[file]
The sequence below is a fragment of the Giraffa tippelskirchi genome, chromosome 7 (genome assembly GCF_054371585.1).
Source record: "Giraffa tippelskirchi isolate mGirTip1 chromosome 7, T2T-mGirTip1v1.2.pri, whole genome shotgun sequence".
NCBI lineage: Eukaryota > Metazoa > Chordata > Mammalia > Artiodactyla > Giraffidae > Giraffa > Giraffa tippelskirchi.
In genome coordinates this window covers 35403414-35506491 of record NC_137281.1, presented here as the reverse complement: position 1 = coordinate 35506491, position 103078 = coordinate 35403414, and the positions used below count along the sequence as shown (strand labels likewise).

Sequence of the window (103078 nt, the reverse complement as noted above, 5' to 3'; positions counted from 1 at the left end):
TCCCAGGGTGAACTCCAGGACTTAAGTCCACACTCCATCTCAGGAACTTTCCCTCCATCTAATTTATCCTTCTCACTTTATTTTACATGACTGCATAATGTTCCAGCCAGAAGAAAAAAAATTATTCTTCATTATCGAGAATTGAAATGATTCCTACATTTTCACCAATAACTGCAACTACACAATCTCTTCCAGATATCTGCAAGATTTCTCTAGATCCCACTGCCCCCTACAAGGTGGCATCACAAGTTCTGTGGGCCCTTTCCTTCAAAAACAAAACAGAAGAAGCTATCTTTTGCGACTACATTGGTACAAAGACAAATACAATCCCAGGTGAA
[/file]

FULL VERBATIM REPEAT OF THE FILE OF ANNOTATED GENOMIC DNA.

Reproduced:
The sequence below is a fragment of the Giraffa tippelskirchi genome, chromosome 7 (genome assembly GCF_054371585.1).
Source record: "Giraffa tippelskirchi isolate mGirTip1 chromosome 7, T2T-mGirTip1v1.2.pri, whole genome shotgun sequence".
NCBI lineage: Eukaryota > Metazoa > Chordata > Mammalia > Artiodactyla > Giraffidae > Giraffa > Giraffa tippelskirchi.
In genome coordinates this window covers 35403414-35506491 of record NC_137281.1, presented here as the reverse complement: position 1 = coordinate 35506491, position 103078 = coordinate 35403414, and the positions used below count along the sequence as shown (strand labels likewise).

Sequence of the window (103078 nt, the reverse complement as noted above, 5' to 3'; positions counted from 1 at the left end):
TCCCAGGGTGAACTCCAGGACTTAAGTCCACACTCCATCTCAGGAACTTTCCCTCCATCTAATTTATCCTTCTCACTTTATTTTACATGACTGCATAATGTTCCAGCCAGAAGAAAAAAAATTATTCTTCATTATCGAGAATTGAAATGATTCCTACATTTTCACCAATAACTGCAACTACACAATCTCTTCCAGATATCTGCAAGATTTCTCTAGATCCCACTGCCCCCTACAAGGTGGCATCACAAGTTCTGTGGGCCCTTTCCTTCAAAAACAAAACAGAAGAAGCTATCTTTTGCGACTACATTGGTACAAAGACAAATACAATCCCAGGTGAA